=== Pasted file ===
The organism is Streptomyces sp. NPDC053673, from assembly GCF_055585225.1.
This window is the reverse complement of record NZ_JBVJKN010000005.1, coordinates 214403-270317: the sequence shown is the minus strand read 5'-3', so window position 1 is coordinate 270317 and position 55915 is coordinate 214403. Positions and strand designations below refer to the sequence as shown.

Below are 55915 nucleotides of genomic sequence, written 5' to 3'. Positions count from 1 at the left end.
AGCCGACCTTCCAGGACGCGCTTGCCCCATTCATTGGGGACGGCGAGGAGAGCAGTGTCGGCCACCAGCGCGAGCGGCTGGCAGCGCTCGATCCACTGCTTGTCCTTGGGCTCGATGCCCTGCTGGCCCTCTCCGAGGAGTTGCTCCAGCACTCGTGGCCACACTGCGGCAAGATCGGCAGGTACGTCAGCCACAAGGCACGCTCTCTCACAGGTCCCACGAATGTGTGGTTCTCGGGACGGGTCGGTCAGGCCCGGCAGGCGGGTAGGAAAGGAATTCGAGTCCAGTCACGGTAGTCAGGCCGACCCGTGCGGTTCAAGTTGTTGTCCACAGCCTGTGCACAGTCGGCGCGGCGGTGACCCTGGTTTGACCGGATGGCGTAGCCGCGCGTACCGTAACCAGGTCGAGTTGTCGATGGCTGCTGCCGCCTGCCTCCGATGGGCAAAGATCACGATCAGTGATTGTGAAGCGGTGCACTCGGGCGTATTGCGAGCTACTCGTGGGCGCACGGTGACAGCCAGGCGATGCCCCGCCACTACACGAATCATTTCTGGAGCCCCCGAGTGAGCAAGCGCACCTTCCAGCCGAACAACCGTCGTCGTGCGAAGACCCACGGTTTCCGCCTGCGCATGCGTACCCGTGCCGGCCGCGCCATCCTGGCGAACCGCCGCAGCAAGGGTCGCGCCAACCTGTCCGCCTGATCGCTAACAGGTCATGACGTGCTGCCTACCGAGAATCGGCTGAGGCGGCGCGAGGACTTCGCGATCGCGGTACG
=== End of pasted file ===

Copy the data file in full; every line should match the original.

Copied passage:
The organism is Streptomyces sp. NPDC053673, from assembly GCF_055585225.1.
This window is the reverse complement of record NZ_JBVJKN010000005.1, coordinates 214403-270317: the sequence shown is the minus strand read 5'-3', so window position 1 is coordinate 270317 and position 55915 is coordinate 214403. Positions and strand designations below refer to the sequence as shown.

Below are 55915 nucleotides of genomic sequence, written 5' to 3'. Positions count from 1 at the left end.
AGCCGACCTTCCAGGACGCGCTTGCCCCATTCATTGGGGACGGCGAGGAGAGCAGTGTCGGCCACCAGCGCGAGCGGCTGGCAGCGCTCGATCCACTGCTTGTCCTTGGGCTCGATGCCCTGCTGGCCCTCTCCGAGGAGTTGCTCCAGCACTCGTGGCCACACTGCGGCAAGATCGGCAGGTACGTCAGCCACAAGGCACGCTCTCTCACAGGTCCCACGAATGTGTGGTTCTCGGGACGGGTCGGTCAGGCCCGGCAGGCGGGTAGGAAAGGAATTCGAGTCCAGTCACGGTAGTCAGGCCGACCCGTGCGGTTCAAGTTGTTGTCCACAGCCTGTGCACAGTCGGCGCGGCGGTGACCCTGGTTTGACCGGATGGCGTAGCCGCGCGTACCGTAACCAGGTCGAGTTGTCGATGGCTGCTGCCGCCTGCCTCCGATGGGCAAAGATCACGATCAGTGATTGTGAAGCGGTGCACTCGGGCGTATTGCGAGCTACTCGTGGGCGCACGGTGACAGCCAGGCGATGCCCCGCCACTACACGAATCATTTCTGGAGCCCCCGAGTGAGCAAGCGCACCTTCCAGCCGAACAACCGTCGTCGTGCGAAGACCCACGGTTTCCGCCTGCGCATGCGTACCCGTGCCGGCCGCGCCATCCTGGCGAACCGCCGCAGCAAGGGTCGCGCCAACCTGTCCGCCTGATCGCTAACAGGTCATGACGTGCTGCCTACCGAGAATCGGCTGAGGCGGCGCGAGGACTTCGCGATCGCGGTACG